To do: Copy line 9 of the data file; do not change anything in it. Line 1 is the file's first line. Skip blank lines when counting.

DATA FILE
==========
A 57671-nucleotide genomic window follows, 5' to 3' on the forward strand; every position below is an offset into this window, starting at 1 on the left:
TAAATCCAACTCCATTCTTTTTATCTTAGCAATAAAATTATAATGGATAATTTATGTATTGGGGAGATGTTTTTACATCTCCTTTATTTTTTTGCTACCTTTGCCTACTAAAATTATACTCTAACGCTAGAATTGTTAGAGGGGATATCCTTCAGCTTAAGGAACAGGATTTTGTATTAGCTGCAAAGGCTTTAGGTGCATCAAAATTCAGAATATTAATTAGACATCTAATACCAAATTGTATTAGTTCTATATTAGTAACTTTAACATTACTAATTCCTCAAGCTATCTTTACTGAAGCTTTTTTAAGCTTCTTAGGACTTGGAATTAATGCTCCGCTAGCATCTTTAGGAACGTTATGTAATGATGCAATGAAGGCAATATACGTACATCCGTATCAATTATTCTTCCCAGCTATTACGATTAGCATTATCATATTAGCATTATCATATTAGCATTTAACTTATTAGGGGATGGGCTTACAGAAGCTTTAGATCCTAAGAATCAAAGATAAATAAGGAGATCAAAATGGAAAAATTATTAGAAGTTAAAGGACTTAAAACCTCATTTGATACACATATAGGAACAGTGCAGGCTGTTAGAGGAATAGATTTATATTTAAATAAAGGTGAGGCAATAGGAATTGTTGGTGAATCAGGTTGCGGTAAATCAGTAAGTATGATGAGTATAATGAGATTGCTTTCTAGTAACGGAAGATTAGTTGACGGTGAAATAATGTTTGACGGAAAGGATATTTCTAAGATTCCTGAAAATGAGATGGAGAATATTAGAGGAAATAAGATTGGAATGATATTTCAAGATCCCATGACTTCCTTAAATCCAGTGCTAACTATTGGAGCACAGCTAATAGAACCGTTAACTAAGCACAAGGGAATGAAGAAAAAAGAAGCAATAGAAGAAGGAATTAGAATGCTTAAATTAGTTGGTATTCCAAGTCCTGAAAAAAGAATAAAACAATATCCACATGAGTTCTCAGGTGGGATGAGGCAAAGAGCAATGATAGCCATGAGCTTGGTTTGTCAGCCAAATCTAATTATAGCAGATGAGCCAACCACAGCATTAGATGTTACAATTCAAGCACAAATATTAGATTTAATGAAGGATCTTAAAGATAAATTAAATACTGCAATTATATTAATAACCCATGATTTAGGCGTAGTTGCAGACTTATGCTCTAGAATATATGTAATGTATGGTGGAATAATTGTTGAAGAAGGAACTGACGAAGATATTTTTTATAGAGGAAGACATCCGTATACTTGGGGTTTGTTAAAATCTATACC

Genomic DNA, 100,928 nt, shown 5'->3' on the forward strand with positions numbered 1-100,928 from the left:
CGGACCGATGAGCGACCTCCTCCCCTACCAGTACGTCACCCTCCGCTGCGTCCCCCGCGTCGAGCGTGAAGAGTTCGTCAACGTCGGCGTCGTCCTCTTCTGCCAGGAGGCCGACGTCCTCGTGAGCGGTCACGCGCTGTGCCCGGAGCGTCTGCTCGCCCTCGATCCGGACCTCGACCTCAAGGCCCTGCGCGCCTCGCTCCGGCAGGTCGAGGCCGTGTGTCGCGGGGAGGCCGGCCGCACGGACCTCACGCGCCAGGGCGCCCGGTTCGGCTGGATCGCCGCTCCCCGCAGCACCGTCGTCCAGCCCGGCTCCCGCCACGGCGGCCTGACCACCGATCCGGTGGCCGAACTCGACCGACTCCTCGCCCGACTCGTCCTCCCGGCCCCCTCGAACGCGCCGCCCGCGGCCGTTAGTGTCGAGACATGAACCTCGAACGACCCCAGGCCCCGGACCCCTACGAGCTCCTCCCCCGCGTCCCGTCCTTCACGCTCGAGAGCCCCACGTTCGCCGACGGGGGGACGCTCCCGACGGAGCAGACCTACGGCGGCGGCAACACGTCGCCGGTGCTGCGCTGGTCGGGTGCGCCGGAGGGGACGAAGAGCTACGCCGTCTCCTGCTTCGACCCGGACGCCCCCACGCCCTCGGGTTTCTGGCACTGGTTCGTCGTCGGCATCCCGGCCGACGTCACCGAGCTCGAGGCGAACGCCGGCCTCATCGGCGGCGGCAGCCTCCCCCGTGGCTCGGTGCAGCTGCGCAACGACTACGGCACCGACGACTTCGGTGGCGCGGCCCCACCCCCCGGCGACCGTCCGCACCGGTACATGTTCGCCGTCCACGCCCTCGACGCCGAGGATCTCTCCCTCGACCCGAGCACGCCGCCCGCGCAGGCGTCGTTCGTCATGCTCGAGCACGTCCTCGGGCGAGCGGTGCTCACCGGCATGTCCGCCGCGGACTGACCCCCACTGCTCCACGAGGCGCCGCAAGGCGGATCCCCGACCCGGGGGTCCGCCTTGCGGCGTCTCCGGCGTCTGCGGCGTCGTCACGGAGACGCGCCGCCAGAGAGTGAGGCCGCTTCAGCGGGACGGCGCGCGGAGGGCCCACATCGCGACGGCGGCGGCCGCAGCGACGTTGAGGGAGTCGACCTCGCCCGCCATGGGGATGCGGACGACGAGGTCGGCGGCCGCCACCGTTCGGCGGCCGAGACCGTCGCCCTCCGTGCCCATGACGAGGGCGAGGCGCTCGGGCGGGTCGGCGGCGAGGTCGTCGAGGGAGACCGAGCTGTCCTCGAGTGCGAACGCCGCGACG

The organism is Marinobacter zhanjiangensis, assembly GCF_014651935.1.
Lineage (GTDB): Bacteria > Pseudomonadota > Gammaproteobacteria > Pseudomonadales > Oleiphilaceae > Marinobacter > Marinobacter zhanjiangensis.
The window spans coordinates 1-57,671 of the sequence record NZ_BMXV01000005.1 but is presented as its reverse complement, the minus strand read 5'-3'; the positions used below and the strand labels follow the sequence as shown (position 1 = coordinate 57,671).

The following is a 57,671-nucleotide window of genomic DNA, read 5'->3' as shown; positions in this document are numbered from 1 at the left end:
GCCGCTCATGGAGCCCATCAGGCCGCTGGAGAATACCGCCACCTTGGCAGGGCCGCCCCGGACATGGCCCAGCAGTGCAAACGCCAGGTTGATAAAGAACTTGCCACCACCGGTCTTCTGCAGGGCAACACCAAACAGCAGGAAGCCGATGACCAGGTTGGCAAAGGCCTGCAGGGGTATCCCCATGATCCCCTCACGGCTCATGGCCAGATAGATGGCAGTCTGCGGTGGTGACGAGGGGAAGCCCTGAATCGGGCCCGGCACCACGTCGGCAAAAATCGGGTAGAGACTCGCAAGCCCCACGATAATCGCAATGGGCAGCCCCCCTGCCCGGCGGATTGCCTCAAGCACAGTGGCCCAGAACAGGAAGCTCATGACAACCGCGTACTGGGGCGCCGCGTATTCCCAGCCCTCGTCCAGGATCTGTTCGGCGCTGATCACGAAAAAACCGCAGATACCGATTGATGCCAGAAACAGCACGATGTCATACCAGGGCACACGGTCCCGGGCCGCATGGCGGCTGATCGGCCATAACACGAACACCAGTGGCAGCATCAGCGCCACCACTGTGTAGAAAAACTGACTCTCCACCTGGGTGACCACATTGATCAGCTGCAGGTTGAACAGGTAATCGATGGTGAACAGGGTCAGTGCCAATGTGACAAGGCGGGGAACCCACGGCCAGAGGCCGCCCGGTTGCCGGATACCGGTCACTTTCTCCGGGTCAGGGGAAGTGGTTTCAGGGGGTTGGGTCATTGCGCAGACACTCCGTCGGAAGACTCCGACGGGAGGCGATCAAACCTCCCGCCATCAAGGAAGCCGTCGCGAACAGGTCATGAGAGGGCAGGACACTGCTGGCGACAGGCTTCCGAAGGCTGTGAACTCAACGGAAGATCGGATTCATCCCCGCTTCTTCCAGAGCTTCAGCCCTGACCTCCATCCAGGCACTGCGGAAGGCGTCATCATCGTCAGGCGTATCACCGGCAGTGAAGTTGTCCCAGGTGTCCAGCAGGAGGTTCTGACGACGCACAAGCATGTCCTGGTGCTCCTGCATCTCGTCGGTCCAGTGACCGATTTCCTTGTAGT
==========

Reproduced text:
GCCGCTCATGGAGCCCATCAGGCCGCTGGAGAATACCGCCACCTTGGCAGGGCCGCCCCGGACATGGCCCAGCAGTGCAAACGCCAGGTTGATAAAGAACTTGCCACCACCGGTCTTCTGCAGGGCAACACCAAACAGCAGGAAGCCGATGACCAGGTTGGCAAAGGCCTGCAGGGGTATCCCCATGATCCCCTCACGGCTCATGGCCAGATAGATGGCAGTCTGCGGTGGTGACGAGGGGAAGCCCTGAATCGGGCCCGGCACCACGTCGGCAAAAATCGGGTAGAGACTCGCAAGCCCCACGATAATCGCAATGGGCAGCCCCCCTGCCCGGCGGATTGCCTCAAGCACAGTGGCCCAGAACAGGAAGCTCATGACAACCGCGTACTGGGGCGCCGCGTATTCCCAGCCCTCGTCCAGGATCTGTTCGGCGCTGATCACGAAAAAACCGCAGATACCGATTGATGCCAGAAACAGCACGATGTCATACCAGGGCACACGGTCCCGGGCCGCATGGCGGCTGATCGGCCATAACACGAACACCAGTGGCAGCATCAGCGCCACCACTGTGTAGAAAAACTGACTCTCCACCTGGGTGACCACATTGATCAGCTGCAGGTTGAACAGGTAATCGATGGTGAACAGGGTCAGTGCCAATGTGACAAGGCGGGGAACCCACGGCCAGAGGCCGCCCGGTTGCCGGATACCGGTCACTTTCTCCGGGTCAGGGGAAGTGGTTTCAGGGGGTTGGGTCATTGCGCAGACACTCCGTCGGAAGACTCCGACGGGAGGCGATCAAACCTCCCGCCATCAAGGAAGCCGTCGCGAACAGGTCATGAGAGGGCAGGACACTGCTGGCGACAGGCTTCCGAAGGCTGTGAACTCAACGGAAGATCGGATTCATCCCCGCTTCTTCCAGAGCTTCAGCCCTGACCTCCATCCAGGCACTGCGGAAGGCGTCATCATCGTCAGGCGTATCACCGGCAGTGAAGTTGTCCCAGGTGTCCAGCAGGAGGTTCTGACGACGCACAAGCATGTCCTGGTGCTCCTGCATCTCGTCGGTCCAGTGACCGATTTCCTTGTAGT